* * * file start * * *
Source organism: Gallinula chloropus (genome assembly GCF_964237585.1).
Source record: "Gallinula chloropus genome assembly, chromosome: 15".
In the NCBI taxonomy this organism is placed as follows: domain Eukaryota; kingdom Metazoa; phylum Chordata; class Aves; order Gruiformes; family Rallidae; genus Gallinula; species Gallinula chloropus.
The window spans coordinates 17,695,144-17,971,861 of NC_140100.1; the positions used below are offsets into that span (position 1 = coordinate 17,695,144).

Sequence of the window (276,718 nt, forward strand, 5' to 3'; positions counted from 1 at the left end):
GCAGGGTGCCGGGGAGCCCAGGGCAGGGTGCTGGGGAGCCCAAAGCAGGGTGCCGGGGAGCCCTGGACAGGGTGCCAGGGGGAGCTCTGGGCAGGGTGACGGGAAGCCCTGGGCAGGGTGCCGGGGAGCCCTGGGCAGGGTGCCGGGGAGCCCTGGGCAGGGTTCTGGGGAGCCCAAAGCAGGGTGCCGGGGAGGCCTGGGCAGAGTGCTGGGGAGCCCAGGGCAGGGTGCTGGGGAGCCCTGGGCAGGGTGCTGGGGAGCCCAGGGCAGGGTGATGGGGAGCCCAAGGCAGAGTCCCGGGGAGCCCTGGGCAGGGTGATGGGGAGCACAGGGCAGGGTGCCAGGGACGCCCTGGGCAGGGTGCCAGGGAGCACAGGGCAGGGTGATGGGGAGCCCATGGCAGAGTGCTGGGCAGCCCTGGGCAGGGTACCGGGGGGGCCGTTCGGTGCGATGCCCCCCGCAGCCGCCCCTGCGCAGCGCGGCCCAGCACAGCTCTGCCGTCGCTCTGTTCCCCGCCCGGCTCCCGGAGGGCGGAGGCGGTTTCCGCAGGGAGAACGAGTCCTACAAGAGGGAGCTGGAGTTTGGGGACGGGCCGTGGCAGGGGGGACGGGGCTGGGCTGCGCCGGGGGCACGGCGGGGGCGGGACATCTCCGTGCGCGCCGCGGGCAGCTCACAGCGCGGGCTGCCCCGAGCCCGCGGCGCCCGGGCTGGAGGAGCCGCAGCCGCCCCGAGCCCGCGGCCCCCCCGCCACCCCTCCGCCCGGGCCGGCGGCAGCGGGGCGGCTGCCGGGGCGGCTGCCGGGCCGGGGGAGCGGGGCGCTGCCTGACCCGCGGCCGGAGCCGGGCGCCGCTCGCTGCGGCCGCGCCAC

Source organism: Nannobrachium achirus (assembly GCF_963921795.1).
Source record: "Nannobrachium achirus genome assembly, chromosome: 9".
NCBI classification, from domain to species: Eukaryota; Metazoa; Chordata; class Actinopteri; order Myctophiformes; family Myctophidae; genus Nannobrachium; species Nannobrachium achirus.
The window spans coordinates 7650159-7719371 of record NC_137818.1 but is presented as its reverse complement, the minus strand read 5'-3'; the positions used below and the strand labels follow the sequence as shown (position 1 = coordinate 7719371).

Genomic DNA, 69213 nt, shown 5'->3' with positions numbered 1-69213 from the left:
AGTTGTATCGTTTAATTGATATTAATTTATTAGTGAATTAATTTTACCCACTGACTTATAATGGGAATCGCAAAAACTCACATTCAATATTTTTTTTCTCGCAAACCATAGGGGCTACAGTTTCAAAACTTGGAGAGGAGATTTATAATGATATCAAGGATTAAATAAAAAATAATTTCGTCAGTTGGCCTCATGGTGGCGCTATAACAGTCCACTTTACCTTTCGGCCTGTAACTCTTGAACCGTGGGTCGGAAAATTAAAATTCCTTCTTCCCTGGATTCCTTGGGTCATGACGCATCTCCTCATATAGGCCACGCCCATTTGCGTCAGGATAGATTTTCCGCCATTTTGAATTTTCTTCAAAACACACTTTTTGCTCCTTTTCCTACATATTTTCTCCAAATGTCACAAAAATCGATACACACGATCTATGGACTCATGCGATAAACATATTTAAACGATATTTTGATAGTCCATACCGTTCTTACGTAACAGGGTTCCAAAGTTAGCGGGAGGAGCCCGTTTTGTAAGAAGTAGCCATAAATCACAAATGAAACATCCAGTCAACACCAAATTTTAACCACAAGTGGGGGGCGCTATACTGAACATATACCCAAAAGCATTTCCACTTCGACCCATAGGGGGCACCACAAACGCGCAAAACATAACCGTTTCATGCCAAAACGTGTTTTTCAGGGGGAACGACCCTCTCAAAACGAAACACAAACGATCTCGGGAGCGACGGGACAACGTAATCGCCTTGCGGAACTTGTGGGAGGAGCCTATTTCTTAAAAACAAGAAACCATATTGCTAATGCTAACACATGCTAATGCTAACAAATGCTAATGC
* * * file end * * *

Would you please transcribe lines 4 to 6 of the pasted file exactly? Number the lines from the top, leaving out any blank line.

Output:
The window spans coordinates 17,695,144-17,971,861 of NC_140100.1; the positions used below are offsets into that span (position 1 = coordinate 17,695,144).

Sequence of the window (276,718 nt, forward strand, 5' to 3'; positions counted from 1 at the left end):
GCAGGGTGCCGGGGAGCCCAGGGCAGGGTGCTGGGGAGCCCAAAGCAGGGTGCCGGGGAGCCCTGGACAGGGTGCCAGGGGGAGCTCTGGGCAGGGTGACGGGAAGCCCTGGGCAGGGTGCCGGGGAGCCCTGGGCAGGGTGCCGGGGAGCCCTGGGCAGGGTTCTGGGGAGCCCAAAGCAGGGTGCCGGGGAGGCCTGGGCAGAGTGCTGGGGAGCCCAGGGCAGGGTGCTGGGGAGCCCTGGGCAGGGTGCTGGGGAGCCCAGGGCAGGGTGATGGGGAGCCCAAGGCAGAGTCCCGGGGAGCCCTGGGCAGGGTGATGGGGAGCACAGGGCAGGGTGCCAGGGACGCCCTGGGCAGGGTGCCAGGGAGCACAGGGCAGGGTGATGGGGAGCCCATGGCAGAGTGCTGGGCAGCCCTGGGCAGGGTACCGGGGGGGCCGTTCGGTGCGATGCCCCCCGCAGCCGCCCCTGCGCAGCGCGGCCCAGCACAGCTCTGCCGTCGCTCTGTTCCCCGCCCGGCTCCCGGAGGGCGGAGGCGGTTTCCGCAGGGAGAACGAGTCCTACAAGAGGGAGCTGGAGTTTGGGGACGGGCCGTGGCAGGGGGGACGGGGCTGGGCTGCGCCGGGGGCACGGCGGGGGCGGGACATCTCCGTGCGCGCCGCGGGCAGCTCACAGCGCGGGCTGCCCCGAGCCCGCGGCGCCCGGGCTGGAGGAGCCGCAGCCGCCCCGAGCCCGCGGCCCCCCCGCCACCCCTCCGCCCGGGCCGGCGGCAGCGGGGCGGCTGCCGGGGCGGCTGCCGGGCCGGGGGAGCGGGGCGCTGCCTGACCCGCGGCCGGAGCCGGGCGCCGCTCGCTGCGGCCGCGCCAC